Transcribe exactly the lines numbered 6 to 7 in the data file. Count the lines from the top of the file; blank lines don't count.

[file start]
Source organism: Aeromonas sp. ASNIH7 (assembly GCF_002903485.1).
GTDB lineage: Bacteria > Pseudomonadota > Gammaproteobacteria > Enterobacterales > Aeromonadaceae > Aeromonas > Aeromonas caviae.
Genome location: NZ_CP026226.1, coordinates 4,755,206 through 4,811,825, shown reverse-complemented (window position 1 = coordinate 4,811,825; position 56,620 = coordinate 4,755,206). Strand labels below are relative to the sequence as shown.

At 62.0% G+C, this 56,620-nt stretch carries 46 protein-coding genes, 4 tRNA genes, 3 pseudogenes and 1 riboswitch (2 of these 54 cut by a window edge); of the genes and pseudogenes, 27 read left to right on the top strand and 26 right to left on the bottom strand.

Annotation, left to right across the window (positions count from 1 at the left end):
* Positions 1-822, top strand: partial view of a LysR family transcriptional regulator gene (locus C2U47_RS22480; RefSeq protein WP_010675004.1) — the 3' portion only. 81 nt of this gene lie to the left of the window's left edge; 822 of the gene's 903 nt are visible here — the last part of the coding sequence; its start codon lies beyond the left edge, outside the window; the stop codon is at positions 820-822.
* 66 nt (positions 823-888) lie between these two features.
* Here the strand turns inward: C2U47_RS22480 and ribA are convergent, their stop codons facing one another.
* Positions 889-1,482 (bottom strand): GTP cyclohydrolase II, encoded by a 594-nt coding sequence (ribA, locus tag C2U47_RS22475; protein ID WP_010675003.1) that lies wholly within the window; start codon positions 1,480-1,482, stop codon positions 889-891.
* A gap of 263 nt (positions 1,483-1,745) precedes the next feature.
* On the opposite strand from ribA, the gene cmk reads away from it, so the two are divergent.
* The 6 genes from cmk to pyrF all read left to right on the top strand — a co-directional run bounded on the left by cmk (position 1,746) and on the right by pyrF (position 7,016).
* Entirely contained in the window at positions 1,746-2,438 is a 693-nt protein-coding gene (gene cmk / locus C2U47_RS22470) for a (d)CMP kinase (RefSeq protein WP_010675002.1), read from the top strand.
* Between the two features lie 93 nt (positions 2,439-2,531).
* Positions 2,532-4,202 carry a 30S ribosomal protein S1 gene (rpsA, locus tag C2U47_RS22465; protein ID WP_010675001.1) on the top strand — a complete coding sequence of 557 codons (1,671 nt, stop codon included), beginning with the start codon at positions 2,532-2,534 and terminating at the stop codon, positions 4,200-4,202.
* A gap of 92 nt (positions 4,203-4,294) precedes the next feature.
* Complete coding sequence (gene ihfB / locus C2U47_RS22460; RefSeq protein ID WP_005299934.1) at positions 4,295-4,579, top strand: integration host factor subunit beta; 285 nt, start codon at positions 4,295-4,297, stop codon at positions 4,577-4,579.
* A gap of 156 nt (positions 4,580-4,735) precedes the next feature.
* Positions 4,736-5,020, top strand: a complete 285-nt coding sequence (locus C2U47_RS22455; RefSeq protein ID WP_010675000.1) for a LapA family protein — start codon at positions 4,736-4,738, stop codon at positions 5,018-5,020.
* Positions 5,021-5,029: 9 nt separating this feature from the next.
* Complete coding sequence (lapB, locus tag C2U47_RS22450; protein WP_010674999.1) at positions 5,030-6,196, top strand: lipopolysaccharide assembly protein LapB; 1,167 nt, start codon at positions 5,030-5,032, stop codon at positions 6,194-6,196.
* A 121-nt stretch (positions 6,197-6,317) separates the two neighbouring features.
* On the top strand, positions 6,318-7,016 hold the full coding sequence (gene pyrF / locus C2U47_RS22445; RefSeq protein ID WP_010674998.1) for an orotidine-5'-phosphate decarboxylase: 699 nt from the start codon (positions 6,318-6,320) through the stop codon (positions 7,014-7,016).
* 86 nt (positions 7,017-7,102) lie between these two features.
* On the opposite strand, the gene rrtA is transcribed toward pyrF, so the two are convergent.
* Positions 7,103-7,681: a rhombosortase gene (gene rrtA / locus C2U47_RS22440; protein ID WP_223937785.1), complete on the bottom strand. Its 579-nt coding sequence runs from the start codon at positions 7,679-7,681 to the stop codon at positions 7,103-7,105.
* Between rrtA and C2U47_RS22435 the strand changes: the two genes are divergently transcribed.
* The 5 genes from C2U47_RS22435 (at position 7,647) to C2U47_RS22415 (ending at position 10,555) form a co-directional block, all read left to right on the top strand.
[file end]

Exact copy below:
* Positions 1-822, top strand: partial view of a LysR family transcriptional regulator gene (locus C2U47_RS22480; RefSeq protein WP_010675004.1) — the 3' portion only. 81 nt of this gene lie to the left of the window's left edge; 822 of the gene's 903 nt are visible here — the last part of the coding sequence; its start codon lies beyond the left edge, outside the window; the stop codon is at positions 820-822.
* 66 nt (positions 823-888) lie between these two features.